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File #: 3148-2019    Version: 1
Type: Ordinance Status: Passed
File created: 11/24/2019 In control: Public Service & Transportation Committee
On agenda: 12/9/2019 Final action: 12/12/2019
Title: To authorize the transfer of appropriation within the Smart City Grant Fund and within the Street Construction Maintenance and Repair Fund; to authorize the Chief Innovation Officer to provide incentives to program participants relative to the Smart City Challenge Connected Vehicle Environment project; to authorize a waiver of the formal competitive bidding requirements of Columbus City Code Chapter 329 for the purchase of the incentives; to authorize the Director of the Department of Finance and Management to enter into contract with Omnicard for the purchase and distribution of incentives to program participants; to authorize the expenditure of up to $390,000.00 from the Smart City Grant Fund for the purchase of the incentives; to authorize the expenditure of up to $38,675.00 from the Street Construction Maintenance and Repair Fund for the purchase of incentives and the cost of fees associated with the distribution of the incentives; and to declare an emergency. ($428,675.00)
Attachments: 1. ORD 3148-2019 Accounting Template, 2. ORD 3148-2019 Waiver Form, 3. ORD 3148-2019 Price Comparison
Explanation
1. BACKGROUND
This legislation authorizes the Director of Finance and Management to contract for the purchase and distribution of gift cards from Omnicard, and for the gift cards to be used to compensate research participants for the Smart City Connected Vehicle Environment project, a Smart City Challenge initiative, in an amount of up to $428,675.00.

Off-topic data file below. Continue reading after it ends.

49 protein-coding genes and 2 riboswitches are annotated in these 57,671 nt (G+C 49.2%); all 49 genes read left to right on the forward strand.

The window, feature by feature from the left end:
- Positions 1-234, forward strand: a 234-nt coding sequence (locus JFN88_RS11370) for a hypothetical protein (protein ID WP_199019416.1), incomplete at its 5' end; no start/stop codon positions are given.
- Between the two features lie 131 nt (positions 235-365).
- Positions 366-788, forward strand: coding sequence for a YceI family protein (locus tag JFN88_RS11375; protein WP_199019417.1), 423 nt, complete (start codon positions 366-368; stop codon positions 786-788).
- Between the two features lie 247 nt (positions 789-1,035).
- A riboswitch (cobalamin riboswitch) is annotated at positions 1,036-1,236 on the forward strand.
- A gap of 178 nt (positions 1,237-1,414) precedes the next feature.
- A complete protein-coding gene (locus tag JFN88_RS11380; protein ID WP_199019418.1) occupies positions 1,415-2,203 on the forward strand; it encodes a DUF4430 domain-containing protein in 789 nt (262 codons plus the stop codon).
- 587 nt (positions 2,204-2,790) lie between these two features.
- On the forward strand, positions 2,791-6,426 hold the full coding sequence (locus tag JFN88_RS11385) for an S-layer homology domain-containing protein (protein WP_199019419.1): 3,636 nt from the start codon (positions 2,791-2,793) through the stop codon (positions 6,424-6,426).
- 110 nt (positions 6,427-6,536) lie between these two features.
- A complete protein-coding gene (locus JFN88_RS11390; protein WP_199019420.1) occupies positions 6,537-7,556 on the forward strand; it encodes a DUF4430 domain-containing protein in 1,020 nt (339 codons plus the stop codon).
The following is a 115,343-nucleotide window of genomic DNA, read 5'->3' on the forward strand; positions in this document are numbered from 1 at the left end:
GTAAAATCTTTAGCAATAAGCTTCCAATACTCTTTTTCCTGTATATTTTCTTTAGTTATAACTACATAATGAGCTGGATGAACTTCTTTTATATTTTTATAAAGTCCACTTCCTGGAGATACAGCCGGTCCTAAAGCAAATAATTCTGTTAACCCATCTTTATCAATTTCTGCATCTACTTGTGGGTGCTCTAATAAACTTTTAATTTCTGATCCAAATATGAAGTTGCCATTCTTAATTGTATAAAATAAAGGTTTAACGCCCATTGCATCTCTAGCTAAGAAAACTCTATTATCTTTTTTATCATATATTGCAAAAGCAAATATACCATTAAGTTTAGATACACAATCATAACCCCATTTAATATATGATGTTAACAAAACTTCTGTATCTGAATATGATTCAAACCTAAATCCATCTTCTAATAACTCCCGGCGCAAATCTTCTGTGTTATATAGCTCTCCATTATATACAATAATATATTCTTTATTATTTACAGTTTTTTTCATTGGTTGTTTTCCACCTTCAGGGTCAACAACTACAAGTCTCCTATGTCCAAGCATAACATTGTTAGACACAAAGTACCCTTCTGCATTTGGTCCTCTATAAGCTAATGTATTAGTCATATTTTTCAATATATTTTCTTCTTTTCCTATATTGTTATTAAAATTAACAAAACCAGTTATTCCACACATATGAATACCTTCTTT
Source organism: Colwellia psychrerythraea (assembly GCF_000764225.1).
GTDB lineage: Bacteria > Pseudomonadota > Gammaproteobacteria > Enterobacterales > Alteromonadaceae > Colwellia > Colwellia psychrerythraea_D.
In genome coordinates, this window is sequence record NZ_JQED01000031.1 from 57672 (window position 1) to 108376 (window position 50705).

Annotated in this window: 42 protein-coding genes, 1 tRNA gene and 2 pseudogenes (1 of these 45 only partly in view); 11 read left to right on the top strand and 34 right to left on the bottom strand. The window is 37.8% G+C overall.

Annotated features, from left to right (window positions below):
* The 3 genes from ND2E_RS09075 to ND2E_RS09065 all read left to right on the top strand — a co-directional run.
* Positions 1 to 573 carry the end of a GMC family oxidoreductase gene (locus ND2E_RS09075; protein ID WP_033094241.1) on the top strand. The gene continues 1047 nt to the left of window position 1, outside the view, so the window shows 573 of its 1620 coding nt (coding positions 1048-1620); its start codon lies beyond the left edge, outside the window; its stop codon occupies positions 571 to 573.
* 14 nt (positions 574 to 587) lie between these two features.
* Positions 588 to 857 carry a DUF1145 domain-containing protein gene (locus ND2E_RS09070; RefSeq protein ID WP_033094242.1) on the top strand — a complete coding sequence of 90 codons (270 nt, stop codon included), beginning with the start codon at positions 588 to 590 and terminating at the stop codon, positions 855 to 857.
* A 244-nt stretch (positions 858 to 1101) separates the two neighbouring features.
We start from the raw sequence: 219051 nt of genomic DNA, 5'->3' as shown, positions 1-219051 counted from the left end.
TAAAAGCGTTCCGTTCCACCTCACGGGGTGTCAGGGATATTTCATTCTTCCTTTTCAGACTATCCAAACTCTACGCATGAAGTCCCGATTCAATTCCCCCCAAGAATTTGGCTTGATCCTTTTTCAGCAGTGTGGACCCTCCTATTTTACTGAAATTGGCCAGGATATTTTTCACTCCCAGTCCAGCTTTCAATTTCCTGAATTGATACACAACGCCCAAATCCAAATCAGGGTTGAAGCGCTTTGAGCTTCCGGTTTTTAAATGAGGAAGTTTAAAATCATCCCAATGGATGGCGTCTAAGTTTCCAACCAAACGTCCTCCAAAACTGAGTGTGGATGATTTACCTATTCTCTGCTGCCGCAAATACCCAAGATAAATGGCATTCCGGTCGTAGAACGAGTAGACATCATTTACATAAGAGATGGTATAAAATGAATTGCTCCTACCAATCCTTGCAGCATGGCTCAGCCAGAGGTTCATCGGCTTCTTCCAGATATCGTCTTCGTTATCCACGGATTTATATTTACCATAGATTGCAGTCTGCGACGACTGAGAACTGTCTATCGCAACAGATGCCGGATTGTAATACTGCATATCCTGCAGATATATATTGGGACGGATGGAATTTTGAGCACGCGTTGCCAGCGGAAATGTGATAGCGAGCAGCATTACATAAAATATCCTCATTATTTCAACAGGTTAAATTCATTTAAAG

The Smart City Challenge is a United States Department of Transportation (USDOT) grant program seeking to “create a fully integrated, first-of-its kind city that uses data, technology and creativity to shape how people and goods move in the future.” In 2016, the City of Columbus, acting through the Department of Public Service, applied for and won the Smart City Challenge, receiving a $40 million dollar grant from USDOT and a $10 million grant from the Paul G. Allen Family Foundation (Vulcan).

The Connected Vehicle Environment (CVE) will serve Central Ohio stakeholders by testing vehicle-to- infrastructure communication technologies at 77 traffic signals. The CVE will launch along Cleveland Avenue from Second Avenue to Morse Road, High Street from Fifth Avenue to Morse Road, and Morse Road from High Street to Stygler Road. These areas include intersections with some of the highest collision rates in the City.
During this pilot research program, devices called “on-board units” will be installed on public and private vehicles to allow vehicles to communicate with each other and receive in-car alerts, including blind spot detection and rear-end collision warning. The on-board units also allow vehicles to communicate with traffic signals and other roadway infrastructure to provide in-car alerts, including a red light violation warning. The alerts will give drivers advanced warning of potential hazards or safety concerns so they can slow down or take other precautionary measures. Traffic managers will be able to adjust traffic light timing and mobilize other responses like snow and salt trucks ba...

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